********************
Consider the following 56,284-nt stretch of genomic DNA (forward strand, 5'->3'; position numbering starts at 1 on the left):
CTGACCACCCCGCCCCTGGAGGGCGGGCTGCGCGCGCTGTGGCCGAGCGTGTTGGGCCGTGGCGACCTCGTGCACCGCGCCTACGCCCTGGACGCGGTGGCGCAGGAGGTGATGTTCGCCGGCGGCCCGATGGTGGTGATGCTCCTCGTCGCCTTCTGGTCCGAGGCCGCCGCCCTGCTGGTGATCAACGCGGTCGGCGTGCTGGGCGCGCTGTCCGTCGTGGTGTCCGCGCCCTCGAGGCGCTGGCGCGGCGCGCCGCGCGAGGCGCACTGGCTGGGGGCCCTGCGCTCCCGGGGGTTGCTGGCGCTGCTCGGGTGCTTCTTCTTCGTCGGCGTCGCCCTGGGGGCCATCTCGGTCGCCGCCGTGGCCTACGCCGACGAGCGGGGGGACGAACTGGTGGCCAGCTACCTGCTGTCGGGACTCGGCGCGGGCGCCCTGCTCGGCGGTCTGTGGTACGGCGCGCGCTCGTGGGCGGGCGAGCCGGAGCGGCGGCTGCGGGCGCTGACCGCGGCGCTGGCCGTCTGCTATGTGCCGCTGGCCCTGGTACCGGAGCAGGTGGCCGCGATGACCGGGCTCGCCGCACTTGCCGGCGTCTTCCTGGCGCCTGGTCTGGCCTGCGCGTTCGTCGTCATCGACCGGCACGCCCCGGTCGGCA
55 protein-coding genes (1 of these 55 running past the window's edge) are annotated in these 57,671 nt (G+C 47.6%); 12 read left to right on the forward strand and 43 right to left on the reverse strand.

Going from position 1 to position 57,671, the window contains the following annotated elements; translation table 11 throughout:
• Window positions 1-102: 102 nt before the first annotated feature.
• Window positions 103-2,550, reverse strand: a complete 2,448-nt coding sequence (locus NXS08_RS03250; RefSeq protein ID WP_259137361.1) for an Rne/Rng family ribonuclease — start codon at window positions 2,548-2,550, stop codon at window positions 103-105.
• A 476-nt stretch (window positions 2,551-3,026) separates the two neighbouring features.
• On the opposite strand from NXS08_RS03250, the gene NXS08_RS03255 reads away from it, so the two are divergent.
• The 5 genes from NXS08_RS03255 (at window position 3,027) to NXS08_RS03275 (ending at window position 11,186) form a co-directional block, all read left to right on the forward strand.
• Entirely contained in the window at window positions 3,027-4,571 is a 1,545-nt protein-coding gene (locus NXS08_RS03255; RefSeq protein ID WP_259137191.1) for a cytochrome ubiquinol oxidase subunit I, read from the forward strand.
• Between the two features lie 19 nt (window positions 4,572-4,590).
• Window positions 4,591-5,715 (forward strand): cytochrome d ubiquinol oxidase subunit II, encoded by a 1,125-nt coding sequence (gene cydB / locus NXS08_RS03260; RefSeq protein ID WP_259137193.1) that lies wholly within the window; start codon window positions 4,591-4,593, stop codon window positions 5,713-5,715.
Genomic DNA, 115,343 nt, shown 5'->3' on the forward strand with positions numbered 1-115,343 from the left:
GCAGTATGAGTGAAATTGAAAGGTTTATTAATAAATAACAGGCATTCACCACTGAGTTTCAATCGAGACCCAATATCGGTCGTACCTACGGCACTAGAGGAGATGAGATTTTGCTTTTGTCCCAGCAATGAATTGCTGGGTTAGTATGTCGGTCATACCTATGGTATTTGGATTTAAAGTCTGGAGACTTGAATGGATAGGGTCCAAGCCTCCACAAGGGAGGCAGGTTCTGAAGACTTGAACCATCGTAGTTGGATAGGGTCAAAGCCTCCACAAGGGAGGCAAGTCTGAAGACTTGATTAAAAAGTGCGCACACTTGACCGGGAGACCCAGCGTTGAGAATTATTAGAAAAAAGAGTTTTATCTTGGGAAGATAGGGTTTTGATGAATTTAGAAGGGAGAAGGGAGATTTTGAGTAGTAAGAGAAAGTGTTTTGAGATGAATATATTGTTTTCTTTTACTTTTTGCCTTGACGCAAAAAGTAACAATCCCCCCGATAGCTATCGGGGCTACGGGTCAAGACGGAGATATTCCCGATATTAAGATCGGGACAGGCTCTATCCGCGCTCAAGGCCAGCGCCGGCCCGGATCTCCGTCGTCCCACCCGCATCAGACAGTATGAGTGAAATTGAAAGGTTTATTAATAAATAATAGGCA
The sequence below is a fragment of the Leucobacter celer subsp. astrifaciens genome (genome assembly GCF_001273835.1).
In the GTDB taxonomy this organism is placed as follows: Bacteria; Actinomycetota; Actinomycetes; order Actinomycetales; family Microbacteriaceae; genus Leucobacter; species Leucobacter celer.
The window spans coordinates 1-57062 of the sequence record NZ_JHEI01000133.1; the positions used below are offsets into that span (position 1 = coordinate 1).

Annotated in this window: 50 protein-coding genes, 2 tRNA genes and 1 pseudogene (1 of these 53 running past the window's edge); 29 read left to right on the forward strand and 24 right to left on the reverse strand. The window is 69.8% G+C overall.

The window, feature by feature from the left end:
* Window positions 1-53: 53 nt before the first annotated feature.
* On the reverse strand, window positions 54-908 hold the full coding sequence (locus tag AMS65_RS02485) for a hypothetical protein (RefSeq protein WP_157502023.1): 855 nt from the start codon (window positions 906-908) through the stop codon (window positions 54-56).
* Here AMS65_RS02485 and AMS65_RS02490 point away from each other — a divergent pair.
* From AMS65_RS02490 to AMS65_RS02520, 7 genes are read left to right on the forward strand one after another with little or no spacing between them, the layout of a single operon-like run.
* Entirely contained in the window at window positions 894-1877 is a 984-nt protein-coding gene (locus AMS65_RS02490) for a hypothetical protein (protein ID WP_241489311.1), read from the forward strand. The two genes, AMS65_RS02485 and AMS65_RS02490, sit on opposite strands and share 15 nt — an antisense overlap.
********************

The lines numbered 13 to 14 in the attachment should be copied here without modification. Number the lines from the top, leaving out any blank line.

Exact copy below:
Genomic DNA, 115,343 nt, shown 5'->3' on the forward strand with positions numbered 1-115,343 from the left:
GCAGTATGAGTGAAATTGAAAGGTTTATTAATAAATAACAGGCATTCACCACTGAGTTTCAATCGAGACCCAATATCGGTCGTACCTACGGCACTAGAGGAGATGAGATTTTGCTTTTGTCCCAGCAATGAATTGCTGGGTTAGTATGTCGGTCATACCTATGGTATTTGGATTTAAAGTCTGGAGACTTGAATGGATAGGGTCCAAGCCTCCACAAGGGAGGCAGGTTCTGAAGACTTGAACCATCGTAGTTGGATAGGGTCAAAGCCTCCACAAGGGAGGCAAGTCTGAAGACTTGATTAAAAAGTGCGCACACTTGACCGGGAGACCCAGCGTTGAGAATTATTAGAAAAAAGAGTTTTATCTTGGGAAGATAGGGTTTTGATGAATTTAGAAGGGAGAAGGGAGATTTTGAGTAGTAAGAGAAAGTGTTTTGAGATGAATATATTGTTTTCTTTTACTTTTTGCCTTGACGCAAAAAGTAACAATCCCCCCGATAGCTATCGGGGCTACGGGTCAAGACGGAGATATTCCCGATATTAAGATCGGGACAGGCTCTATCCGCGCTCAAGGCCAGCGCCGGCCCGGATCTCCGTCGTCCCACCCGCATCAGACAGTATGAGTGAAATTGAAAGGTTTATTAATAAATAATAGGCA